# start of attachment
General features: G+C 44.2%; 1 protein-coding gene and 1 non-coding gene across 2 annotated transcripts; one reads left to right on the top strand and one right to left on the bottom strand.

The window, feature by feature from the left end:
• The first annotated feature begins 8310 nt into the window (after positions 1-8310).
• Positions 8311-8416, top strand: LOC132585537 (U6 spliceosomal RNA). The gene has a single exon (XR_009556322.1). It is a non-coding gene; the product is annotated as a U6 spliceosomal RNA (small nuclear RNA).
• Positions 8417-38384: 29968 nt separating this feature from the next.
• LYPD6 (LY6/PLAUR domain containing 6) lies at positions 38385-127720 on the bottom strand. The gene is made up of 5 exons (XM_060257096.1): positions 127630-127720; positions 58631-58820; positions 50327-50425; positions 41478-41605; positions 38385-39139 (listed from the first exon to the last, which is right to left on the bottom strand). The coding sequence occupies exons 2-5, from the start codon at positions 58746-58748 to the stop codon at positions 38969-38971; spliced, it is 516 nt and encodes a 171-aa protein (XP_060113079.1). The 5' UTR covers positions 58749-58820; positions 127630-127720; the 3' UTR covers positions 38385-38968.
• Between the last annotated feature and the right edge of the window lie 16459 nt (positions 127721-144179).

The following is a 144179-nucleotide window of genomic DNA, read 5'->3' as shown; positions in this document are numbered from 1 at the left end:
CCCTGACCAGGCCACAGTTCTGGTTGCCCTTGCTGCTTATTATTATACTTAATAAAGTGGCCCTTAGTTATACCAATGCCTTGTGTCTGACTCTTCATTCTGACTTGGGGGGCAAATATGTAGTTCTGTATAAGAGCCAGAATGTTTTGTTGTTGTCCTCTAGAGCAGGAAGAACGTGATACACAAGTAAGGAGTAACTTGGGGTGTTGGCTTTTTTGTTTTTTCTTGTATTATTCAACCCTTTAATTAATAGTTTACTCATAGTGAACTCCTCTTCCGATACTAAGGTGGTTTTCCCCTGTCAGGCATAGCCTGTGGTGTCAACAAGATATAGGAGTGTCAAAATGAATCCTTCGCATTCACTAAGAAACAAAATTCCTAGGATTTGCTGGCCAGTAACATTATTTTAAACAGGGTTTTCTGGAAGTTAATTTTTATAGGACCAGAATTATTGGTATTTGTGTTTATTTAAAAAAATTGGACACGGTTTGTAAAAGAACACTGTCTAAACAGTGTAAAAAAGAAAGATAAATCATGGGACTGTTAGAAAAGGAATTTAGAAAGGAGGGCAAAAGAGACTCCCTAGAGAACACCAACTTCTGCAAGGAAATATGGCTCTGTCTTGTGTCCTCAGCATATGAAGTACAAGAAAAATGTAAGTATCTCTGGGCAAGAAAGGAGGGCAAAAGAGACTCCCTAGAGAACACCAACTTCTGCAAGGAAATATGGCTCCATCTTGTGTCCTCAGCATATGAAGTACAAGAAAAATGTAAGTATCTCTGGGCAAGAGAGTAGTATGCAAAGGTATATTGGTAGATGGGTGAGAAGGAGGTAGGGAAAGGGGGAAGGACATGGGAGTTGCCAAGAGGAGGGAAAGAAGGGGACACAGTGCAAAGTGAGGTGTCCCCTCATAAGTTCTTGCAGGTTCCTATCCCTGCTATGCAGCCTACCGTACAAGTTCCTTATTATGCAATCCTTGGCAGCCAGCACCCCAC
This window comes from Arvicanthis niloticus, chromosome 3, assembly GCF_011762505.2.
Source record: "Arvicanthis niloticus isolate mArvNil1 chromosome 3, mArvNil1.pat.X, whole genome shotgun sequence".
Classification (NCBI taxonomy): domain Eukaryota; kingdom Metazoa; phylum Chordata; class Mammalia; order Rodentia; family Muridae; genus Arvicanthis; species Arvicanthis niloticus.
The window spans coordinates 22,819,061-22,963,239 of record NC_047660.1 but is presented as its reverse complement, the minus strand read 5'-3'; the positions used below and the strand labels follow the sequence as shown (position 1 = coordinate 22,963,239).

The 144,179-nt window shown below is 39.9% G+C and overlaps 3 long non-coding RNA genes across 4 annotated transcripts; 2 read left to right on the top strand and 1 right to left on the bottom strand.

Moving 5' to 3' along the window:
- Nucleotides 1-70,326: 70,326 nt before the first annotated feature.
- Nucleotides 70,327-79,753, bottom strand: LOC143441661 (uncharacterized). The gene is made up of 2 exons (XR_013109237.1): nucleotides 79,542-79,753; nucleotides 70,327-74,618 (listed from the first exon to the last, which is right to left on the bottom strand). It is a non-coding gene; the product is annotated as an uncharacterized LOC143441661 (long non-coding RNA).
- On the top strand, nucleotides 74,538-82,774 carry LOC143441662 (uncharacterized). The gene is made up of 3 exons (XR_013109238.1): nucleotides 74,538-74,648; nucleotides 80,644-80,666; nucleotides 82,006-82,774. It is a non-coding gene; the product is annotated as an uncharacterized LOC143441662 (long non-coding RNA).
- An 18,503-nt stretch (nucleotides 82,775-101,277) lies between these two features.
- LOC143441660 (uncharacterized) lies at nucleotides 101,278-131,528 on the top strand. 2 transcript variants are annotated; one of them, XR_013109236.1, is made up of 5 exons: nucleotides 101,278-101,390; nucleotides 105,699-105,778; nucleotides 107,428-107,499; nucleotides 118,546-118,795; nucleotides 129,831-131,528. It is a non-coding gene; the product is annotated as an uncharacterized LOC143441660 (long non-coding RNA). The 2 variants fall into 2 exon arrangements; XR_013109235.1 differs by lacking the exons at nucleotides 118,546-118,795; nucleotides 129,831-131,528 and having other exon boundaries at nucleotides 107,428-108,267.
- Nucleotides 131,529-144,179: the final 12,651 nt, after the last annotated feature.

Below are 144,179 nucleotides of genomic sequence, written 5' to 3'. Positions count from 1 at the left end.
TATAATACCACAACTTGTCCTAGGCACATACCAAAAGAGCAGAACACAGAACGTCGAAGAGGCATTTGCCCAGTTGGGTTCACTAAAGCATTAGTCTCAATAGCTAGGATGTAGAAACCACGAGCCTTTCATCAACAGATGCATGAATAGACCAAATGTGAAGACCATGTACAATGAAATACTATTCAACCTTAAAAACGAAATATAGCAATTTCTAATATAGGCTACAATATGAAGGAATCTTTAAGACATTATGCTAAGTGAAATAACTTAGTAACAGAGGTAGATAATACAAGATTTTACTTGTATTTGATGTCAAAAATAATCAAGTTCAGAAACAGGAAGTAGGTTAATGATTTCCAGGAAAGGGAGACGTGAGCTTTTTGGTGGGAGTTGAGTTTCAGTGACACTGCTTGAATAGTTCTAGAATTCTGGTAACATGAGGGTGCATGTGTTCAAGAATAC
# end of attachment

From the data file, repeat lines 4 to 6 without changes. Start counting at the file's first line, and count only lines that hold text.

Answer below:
• Positions 8311-8416, top strand: LOC132585537 (U6 spliceosomal RNA). The gene has a single exon (XR_009556322.1). It is a non-coding gene; the product is annotated as a U6 spliceosomal RNA (small nuclear RNA).
• Positions 8417-38384: 29968 nt separating this feature from the next.
• LYPD6 (LY6/PLAUR domain containing 6) lies at positions 38385-127720 on the bottom strand. The gene is made up of 5 exons (XM_060257096.1): positions 127630-127720; positions 58631-58820; positions 50327-50425; positions 41478-41605; positions 38385-39139 (listed from the first exon to the last, which is right to left on the bottom strand). The coding sequence occupies exons 2-5, from the start codon at positions 58746-58748 to the stop codon at positions 38969-38971; spliced, it is 516 nt and encodes a 171-aa protein (XP_060113079.1). The 5' UTR covers positions 58749-58820; positions 127630-127720; the 3' UTR covers positions 38385-38968.